5 Ways to Make a Strong Re-Entry into the Work Force

by | January 10, 2011

You’ve spent months networking, re-tooling your resume and going on interviews, and it's finally paid off: You’ve been hired and your first day back in an office is rapidly approaching. But now what?

While the process of finding a job was stressful, returning to work after a long layoff can also cause anxiety. After all, you want to impress the boss and meet new people—and you definitely don’t want to be unemployed ever again. This can be stressful, but it doesn’t have to be. Here are some steps to ensure a safe return to work:

  1. Stay in the know. You may think you’re ready for what work has in store for you, but your industry is always changing and you need to stay ahead of the pack. Being unemployed is not an excuse for being unprepared. If you haven't been keeping in touch with the latest developments as aprt of your job search, take the time to catch up on relevant blogs and articles in your industry. Also considering talking to contacts in your field and even touch base with your future supervisors to make sure you are fully debriefed on what is expected upon your start date. All of that will allow you to hit the ground running in your new position, and help to ensure that your employer doesn't come to regret the decision to hire you.

  2. Prepare to be early. No one wants to be late on their first day at a new job, and it's important not to leave anything to chance. That includes such basics as laying out your work clothes the night before, getting to bed early, and having a back-up alarm just in case your main one fails. And don't leave it to the big day to find out that the rush hour train takes a half hour longer than usual: try out your new commute in advance so you know when you have to leave and how long it will actually take you. You might be able to use the trains or freeway traffic as an excuse at some point, but not when you're trying to make a good first impression.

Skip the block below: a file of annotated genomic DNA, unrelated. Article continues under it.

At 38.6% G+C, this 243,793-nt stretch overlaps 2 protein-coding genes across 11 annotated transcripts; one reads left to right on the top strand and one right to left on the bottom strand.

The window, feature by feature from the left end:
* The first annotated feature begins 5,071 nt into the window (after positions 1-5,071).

3. Be observant. When you start your first day, ask your supervisor to introduce you to some of your co-workers, so that you can get to know your new colleagues. It will help break the ice and allow for smoother conversations in the future. However, with that in mind, do not rush into the social atmosphere. Take time to observe the lay of the land. See who the movers and shakers are and try to reach out to them. It’s important to make good connections at work: getting the right person on your side now may make all the difference for keeping you employed and advancing your career down the line.

  4. Don’t share too much information. This means everything from not discussing your belief in the occult to not going overboard in your story on how you became unemployed. Keep the conversation simple. While people are going to ask your old job, don't take it as an invitation to tell them that your boss was a jerk. In addition to coming across as unprofessional, there's a chance that such statements could come back to haunt you—especially if your new job is in the same industry as your last one.

  5. Keep positive. This seems like the last step of every piece of career advice given these days, but it works. A lot can be hidden behind a smile and a can-do attitude. Even if you have to pretend, a positive attitude will mask the insecurity, the stress and the difficulty you might be having with any particular work-related task. Employers note this attitude and like positive people, as the feeling is usually contagious. Someone with a positive attitude can get away with making a few mistakes as long as they handle criticism well and learn from their errors. Positivity will take you far.

Filed Under: Job Search


Feds targeting consultants in insider trading sweep Law School Isn't a Game - It's a Serious Investment

Vault welcomes your views. Please stay on topic and be respectful of other readers. Review our User Guidelines.

blog comments powered by Disqus

Career Update Newsletter

Tips and tools to help you manage your ideal career.